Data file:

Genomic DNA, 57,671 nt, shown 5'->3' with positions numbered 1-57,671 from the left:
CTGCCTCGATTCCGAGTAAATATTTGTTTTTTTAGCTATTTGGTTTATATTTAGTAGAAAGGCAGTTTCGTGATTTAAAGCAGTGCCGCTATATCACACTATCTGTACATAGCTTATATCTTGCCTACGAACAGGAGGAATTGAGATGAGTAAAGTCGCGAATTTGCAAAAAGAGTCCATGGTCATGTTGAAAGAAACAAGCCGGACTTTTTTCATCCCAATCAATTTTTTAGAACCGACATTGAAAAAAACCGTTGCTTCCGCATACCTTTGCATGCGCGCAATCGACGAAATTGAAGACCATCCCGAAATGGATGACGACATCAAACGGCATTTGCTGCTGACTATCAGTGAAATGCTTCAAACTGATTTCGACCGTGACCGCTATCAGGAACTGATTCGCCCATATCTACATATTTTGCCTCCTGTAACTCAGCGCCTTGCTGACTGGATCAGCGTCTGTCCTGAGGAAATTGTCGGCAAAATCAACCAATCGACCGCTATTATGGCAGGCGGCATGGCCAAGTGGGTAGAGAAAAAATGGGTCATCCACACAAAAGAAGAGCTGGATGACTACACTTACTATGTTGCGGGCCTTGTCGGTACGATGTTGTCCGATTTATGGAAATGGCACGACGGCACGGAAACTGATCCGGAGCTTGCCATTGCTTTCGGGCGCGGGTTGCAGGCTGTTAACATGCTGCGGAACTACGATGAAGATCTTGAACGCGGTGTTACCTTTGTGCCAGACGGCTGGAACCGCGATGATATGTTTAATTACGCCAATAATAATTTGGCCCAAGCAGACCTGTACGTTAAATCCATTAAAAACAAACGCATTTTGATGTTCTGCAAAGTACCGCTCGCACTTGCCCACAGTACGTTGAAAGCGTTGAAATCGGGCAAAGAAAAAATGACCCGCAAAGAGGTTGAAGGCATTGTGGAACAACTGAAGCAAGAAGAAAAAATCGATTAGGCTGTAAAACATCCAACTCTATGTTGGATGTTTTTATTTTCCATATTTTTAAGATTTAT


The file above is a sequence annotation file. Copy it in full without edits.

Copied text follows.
Genomic DNA, 57,671 nt, shown 5'->3' with positions numbered 1-57,671 from the left:
CTGCCTCGATTCCGAGTAAATATTTGTTTTTTTAGCTATTTGGTTTATATTTAGTAGAAAGGCAGTTTCGTGATTTAAAGCAGTGCCGCTATATCACACTATCTGTACATAGCTTATATCTTGCCTACGAACAGGAGGAATTGAGATGAGTAAAGTCGCGAATTTGCAAAAAGAGTCCATGGTCATGTTGAAAGAAACAAGCCGGACTTTTTTCATCCCAATCAATTTTTTAGAACCGACATTGAAAAAAACCGTTGCTTCCGCATACCTTTGCATGCGCGCAATCGACGAAATTGAAGACCATCCCGAAATGGATGACGACATCAAACGGCATTTGCTGCTGACTATCAGTGAAATGCTTCAAACTGATTTCGACCGTGACCGCTATCAGGAACTGATTCGCCCATATCTACATATTTTGCCTCCTGTAACTCAGCGCCTTGCTGACTGGATCAGCGTCTGTCCTGAGGAAATTGTCGGCAAAATCAACCAATCGACCGCTATTATGGCAGGCGGCATGGCCAAGTGGGTAGAGAAAAAATGGGTCATCCACACAAAAGAAGAGCTGGATGACTACACTTACTATGTTGCGGGCCTTGTCGGTACGATGTTGTCCGATTTATGGAAATGGCACGACGGCACGGAAACTGATCCGGAGCTTGCCATTGCTTTCGGGCGCGGGTTGCAGGCTGTTAACATGCTGCGGAACTACGATGAAGATCTTGAACGCGGTGTTACCTTTGTGCCAGACGGCTGGAACCGCGATGATATGTTTAATTACGCCAATAATAATTTGGCCCAAGCAGACCTGTACGTTAAATCCATTAAAAACAAACGCATTTTGATGTTCTGCAAAGTACCGCTCGCACTTGCCCACAGTACGTTGAAAGCGTTGAAATCGGGCAAAGAAAAAATGACCCGCAAAGAGGTTGAAGGCATTGTGGAACAACTGAAGCAAGAAGAAAAAATCGATTAGGCTGTAAAACATCCAACTCTATGTTGGATGTTTTTATTTTCCATATTTTTAAGATTTAT